4. The merged file opens in SSMS, where you can view and analyze it, as well as export it to an XEL or CSV file, or to a table.

  • Use Power BI. You can view and analyze audit log data in Power BI. For more information and to access a downloadable template, see Analyze audit log data in Power BI.

  • Download log files from your Azure Storage blob container via the portal or by using a tool such as Azure Storage Explorer.

    • After you have downloaded a log file locally, double-click the file to open, view, and analyze the logs in SSMS.
    • You can also download multiple files simultaneously via Azure Storage Explorer. To do so, right-click a specific subfolder and select Save as to save in a local folder.
  • Additional methods:

    • After downloading several files or a subfolder that contains log files, you can merge them locally as described in the SSMS Merge Audit Files instructions described previously.

    • View blob auditing logs programmatically:

Production practices

Auditing geo-replicated databases

With geo-replicated databases, when you enable auditing on the primary database the secondary database will have an identical auditing policy. It is also possible to set up auditing on the secondary database by enabling auditing on the secondary server, independently from the primary database.

  • Server-level (recommended): Turn on auditing on both the primary server as well as the secondary server - the primary and secondary databases will each be audited independently based on their respective server-level policy.
  • Database-level: Database-level auditing for secondary databases can only be configured from Primary database auditing settings.
    • Auditing must be enabled on the primary database itself, not the server.

    • After auditing is enabled on the primary database, it will also become enabled on the secondary database.


      With database-level auditing, the storage settings for the secondary database will be identical to those of the primary database, causing cross-regional traffic. We recommend that you enable only server-level auditing, and leave the database-level auditing disabled for all databases.

Storage key regeneration

In production, you are likely to refresh your storage keys periodically. When writing audit logs to Azure storage, you need to resave your auditing policy when refreshing your keys. The process is as follows:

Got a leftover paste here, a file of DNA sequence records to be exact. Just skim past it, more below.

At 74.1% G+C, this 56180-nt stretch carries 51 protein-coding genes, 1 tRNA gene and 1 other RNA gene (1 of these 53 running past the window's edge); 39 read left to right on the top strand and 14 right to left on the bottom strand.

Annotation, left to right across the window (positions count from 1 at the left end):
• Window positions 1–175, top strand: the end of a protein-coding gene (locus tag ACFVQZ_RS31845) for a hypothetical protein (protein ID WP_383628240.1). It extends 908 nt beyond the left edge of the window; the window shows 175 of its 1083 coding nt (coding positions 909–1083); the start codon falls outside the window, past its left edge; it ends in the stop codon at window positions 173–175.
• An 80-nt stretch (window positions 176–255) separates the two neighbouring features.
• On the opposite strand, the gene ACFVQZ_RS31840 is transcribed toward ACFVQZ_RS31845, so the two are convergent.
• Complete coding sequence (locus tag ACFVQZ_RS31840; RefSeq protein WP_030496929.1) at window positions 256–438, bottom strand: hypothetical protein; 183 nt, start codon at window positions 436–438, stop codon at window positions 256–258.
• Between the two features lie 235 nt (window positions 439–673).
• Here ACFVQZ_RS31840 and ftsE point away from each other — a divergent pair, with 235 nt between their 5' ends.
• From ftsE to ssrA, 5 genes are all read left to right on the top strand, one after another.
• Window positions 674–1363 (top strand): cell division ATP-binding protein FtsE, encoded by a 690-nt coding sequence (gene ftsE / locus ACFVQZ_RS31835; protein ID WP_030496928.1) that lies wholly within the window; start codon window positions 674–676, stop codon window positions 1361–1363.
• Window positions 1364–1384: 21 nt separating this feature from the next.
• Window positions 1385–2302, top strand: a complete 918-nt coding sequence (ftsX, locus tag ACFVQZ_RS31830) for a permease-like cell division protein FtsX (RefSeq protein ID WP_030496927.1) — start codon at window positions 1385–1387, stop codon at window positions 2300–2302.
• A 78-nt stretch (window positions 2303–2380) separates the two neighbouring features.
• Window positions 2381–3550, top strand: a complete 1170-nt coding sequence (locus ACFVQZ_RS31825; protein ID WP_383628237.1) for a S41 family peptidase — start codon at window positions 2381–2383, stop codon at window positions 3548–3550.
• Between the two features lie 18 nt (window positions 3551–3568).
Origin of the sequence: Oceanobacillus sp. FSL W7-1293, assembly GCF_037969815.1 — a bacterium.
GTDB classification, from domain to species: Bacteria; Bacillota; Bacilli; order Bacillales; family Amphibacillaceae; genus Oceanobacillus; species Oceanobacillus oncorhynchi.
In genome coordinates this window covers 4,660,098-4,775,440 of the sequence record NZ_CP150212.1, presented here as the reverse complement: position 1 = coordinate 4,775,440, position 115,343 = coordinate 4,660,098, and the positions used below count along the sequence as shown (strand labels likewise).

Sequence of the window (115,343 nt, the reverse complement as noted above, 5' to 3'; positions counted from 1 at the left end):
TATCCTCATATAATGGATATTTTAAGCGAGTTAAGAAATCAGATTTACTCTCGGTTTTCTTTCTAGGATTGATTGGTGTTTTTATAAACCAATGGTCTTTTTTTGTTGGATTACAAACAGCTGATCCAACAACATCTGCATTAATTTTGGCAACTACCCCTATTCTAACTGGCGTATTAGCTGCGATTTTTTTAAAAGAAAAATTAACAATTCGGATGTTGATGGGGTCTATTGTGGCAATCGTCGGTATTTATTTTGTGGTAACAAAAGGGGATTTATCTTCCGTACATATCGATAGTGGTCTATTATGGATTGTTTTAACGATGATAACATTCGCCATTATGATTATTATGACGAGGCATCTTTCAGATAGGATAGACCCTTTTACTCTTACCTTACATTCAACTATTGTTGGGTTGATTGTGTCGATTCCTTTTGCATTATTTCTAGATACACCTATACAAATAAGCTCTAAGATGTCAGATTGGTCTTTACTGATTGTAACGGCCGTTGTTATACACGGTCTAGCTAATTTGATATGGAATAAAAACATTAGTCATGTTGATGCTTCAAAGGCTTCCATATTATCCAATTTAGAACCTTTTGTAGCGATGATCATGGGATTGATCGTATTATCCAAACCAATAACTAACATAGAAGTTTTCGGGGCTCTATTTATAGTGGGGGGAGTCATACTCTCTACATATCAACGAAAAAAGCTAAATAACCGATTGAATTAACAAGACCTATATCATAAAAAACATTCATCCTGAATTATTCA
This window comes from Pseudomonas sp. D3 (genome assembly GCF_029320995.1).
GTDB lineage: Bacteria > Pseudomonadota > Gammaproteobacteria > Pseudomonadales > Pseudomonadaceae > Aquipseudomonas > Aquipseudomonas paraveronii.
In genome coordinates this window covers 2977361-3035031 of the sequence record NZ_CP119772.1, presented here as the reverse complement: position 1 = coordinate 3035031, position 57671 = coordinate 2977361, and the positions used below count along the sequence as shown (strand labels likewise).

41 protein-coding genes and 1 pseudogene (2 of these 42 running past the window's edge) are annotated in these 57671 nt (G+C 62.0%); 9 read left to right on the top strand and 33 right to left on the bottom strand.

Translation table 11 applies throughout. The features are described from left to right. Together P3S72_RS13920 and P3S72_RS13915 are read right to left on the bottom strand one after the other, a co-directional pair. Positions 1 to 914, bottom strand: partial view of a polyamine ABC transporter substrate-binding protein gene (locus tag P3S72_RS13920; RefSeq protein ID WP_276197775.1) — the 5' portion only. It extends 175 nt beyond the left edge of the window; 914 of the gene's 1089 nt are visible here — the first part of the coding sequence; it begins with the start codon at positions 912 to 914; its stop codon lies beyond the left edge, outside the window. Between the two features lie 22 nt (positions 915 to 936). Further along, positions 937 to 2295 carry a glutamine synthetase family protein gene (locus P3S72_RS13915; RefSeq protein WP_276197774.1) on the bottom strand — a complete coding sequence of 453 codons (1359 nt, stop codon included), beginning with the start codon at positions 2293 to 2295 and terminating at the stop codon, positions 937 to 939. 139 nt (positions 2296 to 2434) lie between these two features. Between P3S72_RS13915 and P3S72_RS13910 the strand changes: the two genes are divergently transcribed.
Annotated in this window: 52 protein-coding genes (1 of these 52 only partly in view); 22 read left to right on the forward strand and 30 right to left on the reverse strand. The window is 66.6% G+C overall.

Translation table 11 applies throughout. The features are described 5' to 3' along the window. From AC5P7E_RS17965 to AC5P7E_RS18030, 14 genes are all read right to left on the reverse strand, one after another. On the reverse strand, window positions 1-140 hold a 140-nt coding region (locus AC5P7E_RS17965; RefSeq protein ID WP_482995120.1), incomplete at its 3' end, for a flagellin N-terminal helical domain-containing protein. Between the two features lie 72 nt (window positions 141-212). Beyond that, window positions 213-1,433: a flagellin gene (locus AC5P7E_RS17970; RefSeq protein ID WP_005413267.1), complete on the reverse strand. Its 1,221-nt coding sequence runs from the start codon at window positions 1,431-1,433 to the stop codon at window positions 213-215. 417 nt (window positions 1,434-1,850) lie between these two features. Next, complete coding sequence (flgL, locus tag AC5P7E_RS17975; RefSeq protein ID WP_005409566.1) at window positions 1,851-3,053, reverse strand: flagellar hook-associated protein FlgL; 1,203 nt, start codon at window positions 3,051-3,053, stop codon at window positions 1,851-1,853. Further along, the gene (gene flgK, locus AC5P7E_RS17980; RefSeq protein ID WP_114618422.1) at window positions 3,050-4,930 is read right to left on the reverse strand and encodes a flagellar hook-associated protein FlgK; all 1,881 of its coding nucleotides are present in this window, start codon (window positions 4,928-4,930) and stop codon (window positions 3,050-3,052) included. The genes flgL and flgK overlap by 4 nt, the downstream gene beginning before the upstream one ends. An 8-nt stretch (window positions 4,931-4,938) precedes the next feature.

1. Open Storage Details. In the Storage Access Key box, select Secondary, and click OK. Then click Save at the top of the auditing configuration page.

    Navigation pane

  2. Go to the storage configuration page and regenerate the primary access key.

    Navigation pane

  3. Go back to the auditing configuration page, switch the storage access key from secondary to primary, and then click OK. Then click Save at the top of the auditing configuration page.

  4. Go back to the storage configuration page and regenerate the secondary access key (in preparation for the next key's refresh cycle).

Additional Information

  • For details about the log format, hierarchy of the storage folder and naming conventions, see the Blob Audit Log Format Reference.


    Azure SQL Database Audit stores 4000 characters of data for character fields in an audit record. When the statement or the data_sensitivity_information values returned from an auditable action contain more than 4000 characters, any data beyond the first 4000 characters will be truncated and not audited.

  • Audit logs are written to Append Blobs in an Azure Blob storage on your Azure subscription:

    • Premium Storage is currently not supported by Append Blobs.
    • Storage in VNet is currently not supported.
  • The default auditing policy includes all actions and the following set of action groups, which will audit all the queries and stored procedures executed against the database, as well as successful and failed logins:


    You can configure auditing for different types of actions and action groups using PowerShell, as described in the Manage SQL database auditing using Azure PowerShell section.

  • When using AAD Authentication, failed logins records will not appear in the SQL audit log. To view failed login audit records, you need to visit the Azure Active Directory portal, which logs details of these events.

Manage SQL database auditing using Azure PowerShell

PowerShell cmdlets (including WHERE clause support for additional filtering):

For a script example, see Configure auditing and threat detection using PowerShell.

Manage SQL database auditing using REST API


Extended policy with WHERE clause support for additional filtering:

Manage SQL database auditing using Azure Resource Manager templates

You can manage Azure SQL database auditing using Azure Resource Manager templates, as shown in these examples:


The linked samples are on an external public repository and are provided 'as is', without warranty, and are not supported under any Microsoft support program/service.